The film also looks at the philosophical nature of what lies at the surface of all individuals’ psyche in terms of selfishness and selflessness. It is easy and convenient to condemn the selfish greed that one sees all around them, living in a society that worships success, celebrity and money.

But what of the greed within? Are we not all greedy in some way? For Craig and Vince their want for money is fundamentally about survival. For Craig it is about being able to look after his family and offer financial stability as the patriarchal breadwinner to his wife and their child. For Vince his fiscal needs are based on prospects of a better life, working a job that doesn’t entail the risk of getting killed on a daily basis (he is a repo man). Thus, it is when one denies and projects their own greed in the form of these types of natural excuses that it becomes most dangerous as becomes a prominent theme in the film.

David Koechner’s character, Colin, and his wife, Violet, can be seen at the other side of the bar in terms of the present day rich and poor divide, being so goddamned filthy rich that they are pretty much immune to the unwritten rules that are placed upon society and they see their money is simply a tool to buy themselves out of any situation. This also plays on the power relational aspect of the societal hierarchy in a general aspect.

What prevents the film deteriorating into a dark, gore-infested, outright shock-horror film is the director’s decision to prevent the film from straying off the original premise which is essentially a character study and in keeping with these fundamental monetary themes based on the polar opposites of the wealthy and the poor and this is what retains the audience’s attention and emotional connection to the characters and therefore it’s not just about the brutality, the gore and the shocks.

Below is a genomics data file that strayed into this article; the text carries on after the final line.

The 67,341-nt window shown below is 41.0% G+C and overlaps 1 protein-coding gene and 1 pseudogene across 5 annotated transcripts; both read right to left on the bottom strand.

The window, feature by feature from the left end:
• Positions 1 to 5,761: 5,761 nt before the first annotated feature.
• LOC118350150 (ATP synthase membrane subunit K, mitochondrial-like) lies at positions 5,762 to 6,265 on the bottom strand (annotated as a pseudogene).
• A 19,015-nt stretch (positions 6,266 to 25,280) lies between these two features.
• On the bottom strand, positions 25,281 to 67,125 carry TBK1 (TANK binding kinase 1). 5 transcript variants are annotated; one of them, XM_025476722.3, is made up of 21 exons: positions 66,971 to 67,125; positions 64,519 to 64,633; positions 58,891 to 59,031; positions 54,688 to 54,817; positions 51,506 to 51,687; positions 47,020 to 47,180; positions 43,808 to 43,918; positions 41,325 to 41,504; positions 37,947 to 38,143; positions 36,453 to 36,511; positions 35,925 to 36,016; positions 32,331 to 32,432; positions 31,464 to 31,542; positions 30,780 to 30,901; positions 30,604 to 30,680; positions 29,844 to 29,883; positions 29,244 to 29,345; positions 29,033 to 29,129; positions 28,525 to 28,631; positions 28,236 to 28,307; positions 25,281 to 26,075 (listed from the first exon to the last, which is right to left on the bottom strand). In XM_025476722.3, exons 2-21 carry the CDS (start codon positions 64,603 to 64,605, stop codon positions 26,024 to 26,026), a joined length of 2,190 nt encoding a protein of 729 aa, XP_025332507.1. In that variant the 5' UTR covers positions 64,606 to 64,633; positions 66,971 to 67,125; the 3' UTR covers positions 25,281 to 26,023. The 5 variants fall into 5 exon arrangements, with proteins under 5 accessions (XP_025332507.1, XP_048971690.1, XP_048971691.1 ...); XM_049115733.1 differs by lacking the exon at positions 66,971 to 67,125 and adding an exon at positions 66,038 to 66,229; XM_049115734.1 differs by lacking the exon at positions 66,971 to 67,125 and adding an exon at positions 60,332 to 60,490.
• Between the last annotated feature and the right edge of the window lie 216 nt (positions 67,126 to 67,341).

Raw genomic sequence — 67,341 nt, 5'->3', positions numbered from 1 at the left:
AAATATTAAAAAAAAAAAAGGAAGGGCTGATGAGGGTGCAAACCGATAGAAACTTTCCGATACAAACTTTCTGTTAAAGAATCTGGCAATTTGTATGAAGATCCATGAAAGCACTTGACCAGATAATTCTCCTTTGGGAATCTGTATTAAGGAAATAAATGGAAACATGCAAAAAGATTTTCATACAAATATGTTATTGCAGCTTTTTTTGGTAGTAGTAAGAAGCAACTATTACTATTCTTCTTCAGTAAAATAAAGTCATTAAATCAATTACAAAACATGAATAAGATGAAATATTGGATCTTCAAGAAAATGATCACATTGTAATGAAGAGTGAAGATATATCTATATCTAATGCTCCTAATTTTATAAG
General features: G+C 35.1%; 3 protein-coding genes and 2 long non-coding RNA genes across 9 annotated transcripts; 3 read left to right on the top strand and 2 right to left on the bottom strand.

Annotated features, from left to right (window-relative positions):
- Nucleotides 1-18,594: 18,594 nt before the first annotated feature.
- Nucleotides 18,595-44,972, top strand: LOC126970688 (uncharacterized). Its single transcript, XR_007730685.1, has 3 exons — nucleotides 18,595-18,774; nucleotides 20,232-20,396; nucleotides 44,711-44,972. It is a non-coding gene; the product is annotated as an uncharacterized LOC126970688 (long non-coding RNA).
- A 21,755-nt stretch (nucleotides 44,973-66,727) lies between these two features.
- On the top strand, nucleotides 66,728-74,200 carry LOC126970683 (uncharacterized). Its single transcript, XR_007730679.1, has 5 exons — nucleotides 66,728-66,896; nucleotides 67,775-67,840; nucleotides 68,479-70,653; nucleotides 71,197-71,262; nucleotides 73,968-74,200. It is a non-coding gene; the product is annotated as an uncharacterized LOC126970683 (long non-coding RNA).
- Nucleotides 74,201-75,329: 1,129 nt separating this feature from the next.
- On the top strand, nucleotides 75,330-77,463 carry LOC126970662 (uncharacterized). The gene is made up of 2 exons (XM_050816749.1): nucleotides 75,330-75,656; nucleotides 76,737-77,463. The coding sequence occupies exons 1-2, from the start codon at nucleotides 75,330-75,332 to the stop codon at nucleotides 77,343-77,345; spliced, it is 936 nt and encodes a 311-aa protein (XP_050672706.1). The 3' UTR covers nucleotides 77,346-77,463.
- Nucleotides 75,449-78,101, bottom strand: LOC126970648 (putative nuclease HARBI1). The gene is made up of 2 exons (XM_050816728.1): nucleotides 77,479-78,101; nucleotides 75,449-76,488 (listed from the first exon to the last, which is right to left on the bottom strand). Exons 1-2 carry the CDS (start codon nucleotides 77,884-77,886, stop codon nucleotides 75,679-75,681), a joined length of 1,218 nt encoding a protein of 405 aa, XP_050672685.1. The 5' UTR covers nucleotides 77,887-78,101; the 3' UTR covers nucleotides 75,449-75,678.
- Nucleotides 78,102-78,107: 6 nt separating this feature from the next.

If you are into black comedy – dark comedy that has a lot social of commentary, but manages to push the limits of these abject themes – then this is definitely a film worth checking out. It looks at the morals of the powerful exploiting the powerless through a warped lynchian-esque perspective.

The premise is simple but the execution, writing and acting are perfectly executed; the combination of these elements is a key factor in making this an enjoyable watch.

4 out of 5 Nerds

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Derek Robertson has dabbled in many aspects of the media industry from a young age. He has always had an admiration for, film, science fiction and all things geek-like. Working in the music industry with Sony/BMG Records gave Derek insight and experience into video directing. Thusly, for many years he took a hands-on, multi-disciplinary approach in creating and editing treatments; working with performance artists, writing and producing music and working both; in front of, and behind the camera. Studying a Msc in Forensic Psychology has embedded a conceptual ethos that has spawned his signature writing style that he now infuses whilst blogging for numerous websites; writing music reviews, movie news, and reviewing network shows et al., . Derek continues to try and erase the boundaries between the homogenous and the insanely dull, culturally enmeshing contemporary socio-political aspects into the mix of the monolithic media industry.